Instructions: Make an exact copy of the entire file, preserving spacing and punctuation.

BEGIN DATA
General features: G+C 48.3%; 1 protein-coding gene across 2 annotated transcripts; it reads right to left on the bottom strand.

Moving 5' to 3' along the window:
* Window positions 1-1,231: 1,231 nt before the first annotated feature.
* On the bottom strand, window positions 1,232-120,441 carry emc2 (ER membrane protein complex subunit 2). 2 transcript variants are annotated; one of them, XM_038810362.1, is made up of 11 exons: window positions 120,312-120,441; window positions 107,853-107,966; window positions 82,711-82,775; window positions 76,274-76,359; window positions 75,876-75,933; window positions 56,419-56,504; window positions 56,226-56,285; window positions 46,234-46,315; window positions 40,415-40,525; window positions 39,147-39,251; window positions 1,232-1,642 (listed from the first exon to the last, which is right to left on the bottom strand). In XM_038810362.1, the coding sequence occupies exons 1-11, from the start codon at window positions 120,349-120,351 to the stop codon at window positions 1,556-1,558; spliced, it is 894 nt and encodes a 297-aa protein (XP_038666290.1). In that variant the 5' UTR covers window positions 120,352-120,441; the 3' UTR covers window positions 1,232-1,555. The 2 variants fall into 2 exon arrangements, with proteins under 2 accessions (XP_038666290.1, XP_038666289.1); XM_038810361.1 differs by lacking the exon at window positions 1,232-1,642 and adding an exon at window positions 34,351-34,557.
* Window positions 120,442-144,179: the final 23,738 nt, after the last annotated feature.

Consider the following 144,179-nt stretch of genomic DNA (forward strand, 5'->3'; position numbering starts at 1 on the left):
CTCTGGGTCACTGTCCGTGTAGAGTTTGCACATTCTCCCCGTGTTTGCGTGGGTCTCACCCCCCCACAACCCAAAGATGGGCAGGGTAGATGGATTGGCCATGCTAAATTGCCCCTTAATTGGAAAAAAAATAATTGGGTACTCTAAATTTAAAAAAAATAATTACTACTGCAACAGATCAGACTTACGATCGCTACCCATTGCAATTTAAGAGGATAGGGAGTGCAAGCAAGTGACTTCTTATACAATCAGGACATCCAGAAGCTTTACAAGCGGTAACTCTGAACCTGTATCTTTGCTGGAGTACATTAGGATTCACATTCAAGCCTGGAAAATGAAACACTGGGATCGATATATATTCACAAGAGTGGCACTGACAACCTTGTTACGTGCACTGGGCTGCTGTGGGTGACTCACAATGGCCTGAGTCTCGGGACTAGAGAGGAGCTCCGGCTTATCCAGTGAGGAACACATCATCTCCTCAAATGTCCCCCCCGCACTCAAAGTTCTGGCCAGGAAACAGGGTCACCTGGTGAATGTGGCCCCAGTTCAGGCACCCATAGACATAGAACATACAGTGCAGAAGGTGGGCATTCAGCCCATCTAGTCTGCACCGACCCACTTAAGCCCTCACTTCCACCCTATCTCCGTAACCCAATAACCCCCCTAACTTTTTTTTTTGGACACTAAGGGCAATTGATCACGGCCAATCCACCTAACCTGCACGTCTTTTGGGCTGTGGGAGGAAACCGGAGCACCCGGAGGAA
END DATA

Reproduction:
General features: G+C 48.3%; 1 protein-coding gene across 2 annotated transcripts; it reads right to left on the bottom strand.

Moving 5' to 3' along the window:
* Window positions 1-1,231: 1,231 nt before the first annotated feature.
* On the bottom strand, window positions 1,232-120,441 carry emc2 (ER membrane protein complex subunit 2). 2 transcript variants are annotated; one of them, XM_038810362.1, is made up of 11 exons: window positions 120,312-120,441; window positions 107,853-107,966; window positions 82,711-82,775; window positions 76,274-76,359; window positions 75,876-75,933; window positions 56,419-56,504; window positions 56,226-56,285; window positions 46,234-46,315; window positions 40,415-40,525; window positions 39,147-39,251; window positions 1,232-1,642 (listed from the first exon to the last, which is right to left on the bottom strand). In XM_038810362.1, the coding sequence occupies exons 1-11, from the start codon at window positions 120,349-120,351 to the stop codon at window positions 1,556-1,558; spliced, it is 894 nt and encodes a 297-aa protein (XP_038666290.1). In that variant the 5' UTR covers window positions 120,352-120,441; the 3' UTR covers window positions 1,232-1,555. The 2 variants fall into 2 exon arrangements, with proteins under 2 accessions (XP_038666290.1, XP_038666289.1); XM_038810361.1 differs by lacking the exon at window positions 1,232-1,642 and adding an exon at window positions 34,351-34,557.
* Window positions 120,442-144,179: the final 23,738 nt, after the last annotated feature.

Consider the following 144,179-nt stretch of genomic DNA (forward strand, 5'->3'; position numbering starts at 1 on the left):
CTCTGGGTCACTGTCCGTGTAGAGTTTGCACATTCTCCCCGTGTTTGCGTGGGTCTCACCCCCCCACAACCCAAAGATGGGCAGGGTAGATGGATTGGCCATGCTAAATTGCCCCTTAATTGGAAAAAAAATAATTGGGTACTCTAAATTTAAAAAAAATAATTACTACTGCAACAGATCAGACTTACGATCGCTACCCATTGCAATTTAAGAGGATAGGGAGTGCAAGCAAGTGACTTCTTATACAATCAGGACATCCAGAAGCTTTACAAGCGGTAACTCTGAACCTGTATCTTTGCTGGAGTACATTAGGATTCACATTCAAGCCTGGAAAATGAAACACTGGGATCGATATATATTCACAAGAGTGGCACTGACAACCTTGTTACGTGCACTGGGCTGCTGTGGGTGACTCACAATGGCCTGAGTCTCGGGACTAGAGAGGAGCTCCGGCTTATCCAGTGAGGAACACATCATCTCCTCAAATGTCCCCCCCGCACTCAAAGTTCTGGCCAGGAAACAGGGTCACCTGGTGAATGTGGCCCCAGTTCAGGCACCCATAGACATAGAACATACAGTGCAGAAGGTGGGCATTCAGCCCATCTAGTCTGCACCGACCCACTTAAGCCCTCACTTCCACCCTATCTCCGTAACCCAATAACCCCCCTAACTTTTTTTTTTGGACACTAAGGGCAATTGATCACGGCCAATCCACCTAACCTGCACGTCTTTTGGGCTGTGGGAGGAAACCGGAGCACCCGGAGGAA